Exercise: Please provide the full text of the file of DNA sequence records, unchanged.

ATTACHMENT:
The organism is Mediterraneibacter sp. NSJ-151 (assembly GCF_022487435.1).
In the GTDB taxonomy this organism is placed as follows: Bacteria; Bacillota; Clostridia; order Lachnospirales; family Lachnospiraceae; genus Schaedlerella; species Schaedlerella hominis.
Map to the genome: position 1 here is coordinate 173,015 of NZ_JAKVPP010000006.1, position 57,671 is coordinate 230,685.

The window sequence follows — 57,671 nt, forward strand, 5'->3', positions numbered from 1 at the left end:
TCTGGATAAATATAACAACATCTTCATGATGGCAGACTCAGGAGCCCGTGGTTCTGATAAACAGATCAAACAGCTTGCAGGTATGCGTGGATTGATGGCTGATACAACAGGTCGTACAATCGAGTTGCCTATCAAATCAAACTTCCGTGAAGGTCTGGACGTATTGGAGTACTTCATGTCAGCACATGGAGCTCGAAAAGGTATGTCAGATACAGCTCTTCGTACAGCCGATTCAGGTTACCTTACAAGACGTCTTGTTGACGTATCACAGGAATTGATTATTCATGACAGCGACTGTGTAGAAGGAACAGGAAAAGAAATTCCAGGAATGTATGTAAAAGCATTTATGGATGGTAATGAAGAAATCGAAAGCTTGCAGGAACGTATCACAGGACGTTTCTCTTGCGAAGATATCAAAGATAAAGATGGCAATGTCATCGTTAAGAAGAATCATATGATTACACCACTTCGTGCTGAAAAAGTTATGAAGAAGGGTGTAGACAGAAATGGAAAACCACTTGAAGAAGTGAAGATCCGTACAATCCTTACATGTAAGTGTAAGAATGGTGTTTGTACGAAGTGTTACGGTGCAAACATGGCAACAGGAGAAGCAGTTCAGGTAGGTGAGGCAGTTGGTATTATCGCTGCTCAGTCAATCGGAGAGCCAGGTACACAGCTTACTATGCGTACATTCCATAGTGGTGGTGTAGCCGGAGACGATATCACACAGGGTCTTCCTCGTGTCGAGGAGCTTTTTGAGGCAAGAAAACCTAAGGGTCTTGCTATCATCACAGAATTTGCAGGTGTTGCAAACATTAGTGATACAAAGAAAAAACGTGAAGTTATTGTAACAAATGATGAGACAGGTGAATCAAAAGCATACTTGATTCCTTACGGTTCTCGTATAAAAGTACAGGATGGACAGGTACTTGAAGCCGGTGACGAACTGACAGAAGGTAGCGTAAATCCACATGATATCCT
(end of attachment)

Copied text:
The organism is Mediterraneibacter sp. NSJ-151 (assembly GCF_022487435.1).
In the GTDB taxonomy this organism is placed as follows: Bacteria; Bacillota; Clostridia; order Lachnospirales; family Lachnospiraceae; genus Schaedlerella; species Schaedlerella hominis.
Map to the genome: position 1 here is coordinate 173,015 of NZ_JAKVPP010000006.1, position 57,671 is coordinate 230,685.

The window sequence follows — 57,671 nt, forward strand, 5'->3', positions numbered from 1 at the left end:
TCTGGATAAATATAACAACATCTTCATGATGGCAGACTCAGGAGCCCGTGGTTCTGATAAACAGATCAAACAGCTTGCAGGTATGCGTGGATTGATGGCTGATACAACAGGTCGTACAATCGAGTTGCCTATCAAATCAAACTTCCGTGAAGGTCTGGACGTATTGGAGTACTTCATGTCAGCACATGGAGCTCGAAAAGGTATGTCAGATACAGCTCTTCGTACAGCCGATTCAGGTTACCTTACAAGACGTCTTGTTGACGTATCACAGGAATTGATTATTCATGACAGCGACTGTGTAGAAGGAACAGGAAAAGAAATTCCAGGAATGTATGTAAAAGCATTTATGGATGGTAATGAAGAAATCGAAAGCTTGCAGGAACGTATCACAGGACGTTTCTCTTGCGAAGATATCAAAGATAAAGATGGCAATGTCATCGTTAAGAAGAATCATATGATTACACCACTTCGTGCTGAAAAAGTTATGAAGAAGGGTGTAGACAGAAATGGAAAACCACTTGAAGAAGTGAAGATCCGTACAATCCTTACATGTAAGTGTAAGAATGGTGTTTGTACGAAGTGTTACGGTGCAAACATGGCAACAGGAGAAGCAGTTCAGGTAGGTGAGGCAGTTGGTATTATCGCTGCTCAGTCAATCGGAGAGCCAGGTACACAGCTTACTATGCGTACATTCCATAGTGGTGGTGTAGCCGGAGACGATATCACACAGGGTCTTCCTCGTGTCGAGGAGCTTTTTGAGGCAAGAAAACCTAAGGGTCTTGCTATCATCACAGAATTTGCAGGTGTTGCAAACATTAGTGATACAAAGAAAAAACGTGAAGTTATTGTAACAAATGATGAGACAGGTGAATCAAAAGCATACTTGATTCCTTACGGTTCTCGTATAAAAGTACAGGATGGACAGGTACTTGAAGCCGGTGACGAACTGACAGAAGGTAGCGTAAATCCACATGATATCCT